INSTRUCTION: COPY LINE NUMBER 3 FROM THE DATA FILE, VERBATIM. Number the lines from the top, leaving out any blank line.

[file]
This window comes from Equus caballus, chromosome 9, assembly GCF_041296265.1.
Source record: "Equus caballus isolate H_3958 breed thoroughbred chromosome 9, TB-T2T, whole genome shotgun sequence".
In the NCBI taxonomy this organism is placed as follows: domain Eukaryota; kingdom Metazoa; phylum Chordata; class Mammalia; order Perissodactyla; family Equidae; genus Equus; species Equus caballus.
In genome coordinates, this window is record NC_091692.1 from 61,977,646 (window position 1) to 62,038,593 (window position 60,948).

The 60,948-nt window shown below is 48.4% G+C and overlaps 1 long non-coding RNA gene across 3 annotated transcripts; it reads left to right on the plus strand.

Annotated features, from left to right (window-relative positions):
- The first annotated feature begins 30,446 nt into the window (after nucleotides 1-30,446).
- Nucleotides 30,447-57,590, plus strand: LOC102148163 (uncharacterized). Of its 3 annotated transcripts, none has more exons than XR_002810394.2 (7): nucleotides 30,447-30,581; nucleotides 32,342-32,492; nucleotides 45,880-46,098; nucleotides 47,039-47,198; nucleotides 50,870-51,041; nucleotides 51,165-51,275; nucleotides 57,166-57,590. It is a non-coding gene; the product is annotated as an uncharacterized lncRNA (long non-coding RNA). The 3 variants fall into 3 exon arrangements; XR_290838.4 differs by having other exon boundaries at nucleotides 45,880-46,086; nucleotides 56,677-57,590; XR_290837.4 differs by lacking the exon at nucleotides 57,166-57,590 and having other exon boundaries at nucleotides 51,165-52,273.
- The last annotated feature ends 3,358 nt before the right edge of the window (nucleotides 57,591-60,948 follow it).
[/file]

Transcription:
In the NCBI taxonomy this organism is placed as follows: domain Eukaryota; kingdom Metazoa; phylum Chordata; class Mammalia; order Perissodactyla; family Equidae; genus Equus; species Equus caballus.